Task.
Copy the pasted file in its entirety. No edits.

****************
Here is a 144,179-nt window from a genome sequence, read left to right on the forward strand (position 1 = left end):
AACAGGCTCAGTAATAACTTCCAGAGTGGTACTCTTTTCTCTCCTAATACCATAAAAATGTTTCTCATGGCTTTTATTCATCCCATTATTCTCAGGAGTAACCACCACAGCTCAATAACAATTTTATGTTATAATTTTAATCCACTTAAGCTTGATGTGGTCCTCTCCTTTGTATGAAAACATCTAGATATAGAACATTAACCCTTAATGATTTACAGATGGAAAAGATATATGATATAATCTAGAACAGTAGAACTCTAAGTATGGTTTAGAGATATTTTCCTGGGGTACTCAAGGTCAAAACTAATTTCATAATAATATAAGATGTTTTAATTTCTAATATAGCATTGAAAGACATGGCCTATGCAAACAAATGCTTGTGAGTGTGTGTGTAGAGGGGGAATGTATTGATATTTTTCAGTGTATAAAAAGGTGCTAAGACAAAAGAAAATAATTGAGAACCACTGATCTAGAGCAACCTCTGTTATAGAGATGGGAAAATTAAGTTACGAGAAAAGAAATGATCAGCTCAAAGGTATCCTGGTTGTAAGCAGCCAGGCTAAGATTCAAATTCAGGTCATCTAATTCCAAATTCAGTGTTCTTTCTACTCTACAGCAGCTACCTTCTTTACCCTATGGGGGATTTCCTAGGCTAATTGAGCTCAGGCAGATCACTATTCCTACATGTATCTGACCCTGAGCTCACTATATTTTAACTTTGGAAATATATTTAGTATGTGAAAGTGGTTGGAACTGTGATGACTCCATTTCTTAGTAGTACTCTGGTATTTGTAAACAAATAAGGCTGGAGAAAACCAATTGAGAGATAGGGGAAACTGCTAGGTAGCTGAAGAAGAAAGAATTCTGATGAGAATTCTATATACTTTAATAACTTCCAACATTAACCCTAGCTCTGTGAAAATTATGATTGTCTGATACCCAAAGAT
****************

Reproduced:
Here is a 144,179-nt window from a genome sequence, read left to right on the forward strand (position 1 = left end):
AACAGGCTCAGTAATAACTTCCAGAGTGGTACTCTTTTCTCTCCTAATACCATAAAAATGTTTCTCATGGCTTTTATTCATCCCATTATTCTCAGGAGTAACCACCACAGCTCAATAACAATTTTATGTTATAATTTTAATCCACTTAAGCTTGATGTGGTCCTCTCCTTTGTATGAAAACATCTAGATATAGAACATTAACCCTTAATGATTTACAGATGGAAAAGATATATGATATAATCTAGAACAGTAGAACTCTAAGTATGGTTTAGAGATATTTTCCTGGGGTACTCAAGGTCAAAACTAATTTCATAATAATATAAGATGTTTTAATTTCTAATATAGCATTGAAAGACATGGCCTATGCAAACAAATGCTTGTGAGTGTGTGTGTAGAGGGGGAATGTATTGATATTTTTCAGTGTATAAAAAGGTGCTAAGACAAAAGAAAATAATTGAGAACCACTGATCTAGAGCAACCTCTGTTATAGAGATGGGAAAATTAAGTTACGAGAAAAGAAATGATCAGCTCAAAGGTATCCTGGTTGTAAGCAGCCAGGCTAAGATTCAAATTCAGGTCATCTAATTCCAAATTCAGTGTTCTTTCTACTCTACAGCAGCTACCTTCTTTACCCTATGGGGGATTTCCTAGGCTAATTGAGCTCAGGCAGATCACTATTCCTACATGTATCTGACCCTGAGCTCACTATATTTTAACTTTGGAAATATATTTAGTATGTGAAAGTGGTTGGAACTGTGATGACTCCATTTCTTAGTAGTACTCTGGTATTTGTAAACAAATAAGGCTGGAGAAAACCAATTGAGAGATAGGGGAAACTGCTAGGTAGCTGAAGAAGAAAGAATTCTGATGAGAATTCTATATACTTTAATAACTTCCAACATTAACCCTAGCTCTGTGAAAATTATGATTGTCTGATACCCAAAGAT